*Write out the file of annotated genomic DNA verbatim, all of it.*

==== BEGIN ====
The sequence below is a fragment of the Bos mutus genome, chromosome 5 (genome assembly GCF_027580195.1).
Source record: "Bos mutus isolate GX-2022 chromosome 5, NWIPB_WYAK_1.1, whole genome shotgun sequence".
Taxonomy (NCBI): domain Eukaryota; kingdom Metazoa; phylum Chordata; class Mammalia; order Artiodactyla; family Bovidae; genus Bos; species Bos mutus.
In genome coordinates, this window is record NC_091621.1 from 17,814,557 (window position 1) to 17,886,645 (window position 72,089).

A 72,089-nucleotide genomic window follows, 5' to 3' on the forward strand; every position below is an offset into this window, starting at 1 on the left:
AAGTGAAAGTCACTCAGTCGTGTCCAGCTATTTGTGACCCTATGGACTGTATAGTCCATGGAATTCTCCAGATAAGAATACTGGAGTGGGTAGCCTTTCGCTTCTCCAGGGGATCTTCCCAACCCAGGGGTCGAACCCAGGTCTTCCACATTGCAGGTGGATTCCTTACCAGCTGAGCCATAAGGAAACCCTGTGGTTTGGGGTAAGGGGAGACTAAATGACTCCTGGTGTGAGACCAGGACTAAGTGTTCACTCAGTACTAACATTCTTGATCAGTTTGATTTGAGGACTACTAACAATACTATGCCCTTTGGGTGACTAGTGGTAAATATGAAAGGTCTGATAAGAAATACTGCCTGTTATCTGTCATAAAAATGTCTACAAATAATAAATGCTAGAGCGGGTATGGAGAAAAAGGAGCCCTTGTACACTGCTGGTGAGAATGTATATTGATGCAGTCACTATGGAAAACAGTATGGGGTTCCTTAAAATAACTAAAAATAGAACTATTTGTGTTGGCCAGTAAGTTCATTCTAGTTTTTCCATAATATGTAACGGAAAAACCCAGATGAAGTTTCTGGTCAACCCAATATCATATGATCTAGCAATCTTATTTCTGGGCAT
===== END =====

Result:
The sequence below is a fragment of the Bos mutus genome, chromosome 5 (genome assembly GCF_027580195.1).
Source record: "Bos mutus isolate GX-2022 chromosome 5, NWIPB_WYAK_1.1, whole genome shotgun sequence".
Taxonomy (NCBI): domain Eukaryota; kingdom Metazoa; phylum Chordata; class Mammalia; order Artiodactyla; family Bovidae; genus Bos; species Bos mutus.
In genome coordinates, this window is record NC_091621.1 from 17,814,557 (window position 1) to 17,886,645 (window position 72,089).

A 72,089-nucleotide genomic window follows, 5' to 3' on the forward strand; every position below is an offset into this window, starting at 1 on the left:
AAGTGAAAGTCACTCAGTCGTGTCCAGCTATTTGTGACCCTATGGACTGTATAGTCCATGGAATTCTCCAGATAAGAATACTGGAGTGGGTAGCCTTTCGCTTCTCCAGGGGATCTTCCCAACCCAGGGGTCGAACCCAGGTCTTCCACATTGCAGGTGGATTCCTTACCAGCTGAGCCATAAGGAAACCCTGTGGTTTGGGGTAAGGGGAGACTAAATGACTCCTGGTGTGAGACCAGGACTAAGTGTTCACTCAGTACTAACATTCTTGATCAGTTTGATTTGAGGACTACTAACAATACTATGCCCTTTGGGTGACTAGTGGTAAATATGAAAGGTCTGATAAGAAATACTGCCTGTTATCTGTCATAAAAATGTCTACAAATAATAAATGCTAGAGCGGGTATGGAGAAAAAGGAGCCCTTGTACACTGCTGGTGAGAATGTATATTGATGCAGTCACTATGGAAAACAGTATGGGGTTCCTTAAAATAACTAAAAATAGAACTATTTGTGTTGGCCAGTAAGTTCATTCTAGTTTTTCCATAATATGTAACGGAAAAACCCAGATGAAGTTTCTGGTCAACCCAATATCATATGATCTAGCAATCTTATTTCTGGGCAT